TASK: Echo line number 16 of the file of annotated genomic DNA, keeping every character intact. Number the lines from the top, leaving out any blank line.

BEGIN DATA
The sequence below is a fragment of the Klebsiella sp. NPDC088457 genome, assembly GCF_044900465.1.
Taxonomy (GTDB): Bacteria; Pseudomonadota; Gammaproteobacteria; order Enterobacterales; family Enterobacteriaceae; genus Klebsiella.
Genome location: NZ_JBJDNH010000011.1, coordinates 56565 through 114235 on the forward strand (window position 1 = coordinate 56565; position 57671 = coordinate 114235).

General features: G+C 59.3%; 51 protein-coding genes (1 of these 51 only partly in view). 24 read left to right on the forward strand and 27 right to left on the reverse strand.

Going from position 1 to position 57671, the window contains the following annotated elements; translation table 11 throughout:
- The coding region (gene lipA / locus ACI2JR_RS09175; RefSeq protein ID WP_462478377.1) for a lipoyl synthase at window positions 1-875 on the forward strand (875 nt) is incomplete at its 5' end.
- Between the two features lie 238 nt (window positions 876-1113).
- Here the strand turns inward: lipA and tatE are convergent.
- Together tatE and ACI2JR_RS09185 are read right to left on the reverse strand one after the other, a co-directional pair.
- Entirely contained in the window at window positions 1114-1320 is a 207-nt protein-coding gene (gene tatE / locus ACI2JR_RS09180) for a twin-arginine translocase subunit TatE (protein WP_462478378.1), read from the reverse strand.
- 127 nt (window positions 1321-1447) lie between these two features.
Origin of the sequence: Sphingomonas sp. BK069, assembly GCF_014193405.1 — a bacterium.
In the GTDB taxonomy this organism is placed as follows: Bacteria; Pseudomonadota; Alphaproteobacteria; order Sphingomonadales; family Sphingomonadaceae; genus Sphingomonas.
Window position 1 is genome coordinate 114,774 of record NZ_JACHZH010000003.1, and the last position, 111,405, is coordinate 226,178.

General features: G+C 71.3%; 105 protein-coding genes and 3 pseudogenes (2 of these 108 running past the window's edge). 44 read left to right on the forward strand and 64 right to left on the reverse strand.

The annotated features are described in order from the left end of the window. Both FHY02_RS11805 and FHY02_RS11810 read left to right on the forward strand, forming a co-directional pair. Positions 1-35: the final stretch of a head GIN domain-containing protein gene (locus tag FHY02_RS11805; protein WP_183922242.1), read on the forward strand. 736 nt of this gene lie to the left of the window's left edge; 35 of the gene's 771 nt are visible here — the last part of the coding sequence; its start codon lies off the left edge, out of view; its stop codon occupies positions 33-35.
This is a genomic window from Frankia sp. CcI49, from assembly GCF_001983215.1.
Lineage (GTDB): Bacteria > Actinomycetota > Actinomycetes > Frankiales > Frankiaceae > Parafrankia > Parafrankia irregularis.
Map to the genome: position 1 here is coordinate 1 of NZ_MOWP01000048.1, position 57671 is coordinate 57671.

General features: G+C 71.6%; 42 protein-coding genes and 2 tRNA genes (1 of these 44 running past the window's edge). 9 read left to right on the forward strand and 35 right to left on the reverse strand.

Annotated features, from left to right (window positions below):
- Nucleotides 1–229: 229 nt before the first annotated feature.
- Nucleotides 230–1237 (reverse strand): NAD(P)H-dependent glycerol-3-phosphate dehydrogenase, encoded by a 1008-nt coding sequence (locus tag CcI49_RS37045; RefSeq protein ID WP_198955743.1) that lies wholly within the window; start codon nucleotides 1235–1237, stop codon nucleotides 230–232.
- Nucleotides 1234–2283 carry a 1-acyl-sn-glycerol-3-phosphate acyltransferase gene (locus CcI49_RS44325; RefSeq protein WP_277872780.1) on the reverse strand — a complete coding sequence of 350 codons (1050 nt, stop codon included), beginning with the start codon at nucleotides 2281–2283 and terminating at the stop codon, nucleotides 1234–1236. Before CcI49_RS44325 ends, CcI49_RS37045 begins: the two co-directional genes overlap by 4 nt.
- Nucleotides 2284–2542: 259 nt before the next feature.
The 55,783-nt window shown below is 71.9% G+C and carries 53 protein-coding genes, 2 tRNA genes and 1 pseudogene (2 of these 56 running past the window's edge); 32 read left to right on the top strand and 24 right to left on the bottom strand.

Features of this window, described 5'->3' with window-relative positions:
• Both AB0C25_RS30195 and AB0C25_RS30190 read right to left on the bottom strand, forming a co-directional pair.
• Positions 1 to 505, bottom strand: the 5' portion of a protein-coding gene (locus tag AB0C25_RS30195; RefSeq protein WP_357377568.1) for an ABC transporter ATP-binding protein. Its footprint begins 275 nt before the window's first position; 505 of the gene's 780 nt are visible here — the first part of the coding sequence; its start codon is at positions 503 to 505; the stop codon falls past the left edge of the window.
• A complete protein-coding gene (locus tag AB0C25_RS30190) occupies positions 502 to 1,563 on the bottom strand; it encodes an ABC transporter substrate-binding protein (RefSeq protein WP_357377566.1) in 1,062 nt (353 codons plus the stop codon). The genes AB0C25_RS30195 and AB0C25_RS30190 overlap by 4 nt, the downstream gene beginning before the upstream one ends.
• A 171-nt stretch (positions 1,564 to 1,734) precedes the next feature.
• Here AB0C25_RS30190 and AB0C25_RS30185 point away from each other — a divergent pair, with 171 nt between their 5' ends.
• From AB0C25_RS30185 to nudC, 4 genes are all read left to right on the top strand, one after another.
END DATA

The annotated features are described in order from the left end of the window. Both FHY02_RS11805 and FHY02_RS11810 read left to right on the forward strand, forming a co-directional pair. Positions 1-35: the final stretch of a head GIN domain-containing protein gene (locus tag FHY02_RS11805; protein WP_183922242.1), read on the forward strand. 736 nt of this gene lie to the left of the window's left edge; 35 of the gene's 771 nt are visible here — the last part of the coding sequence; its start codon lies off the left edge, out of view; its stop codon occupies positions 33-35.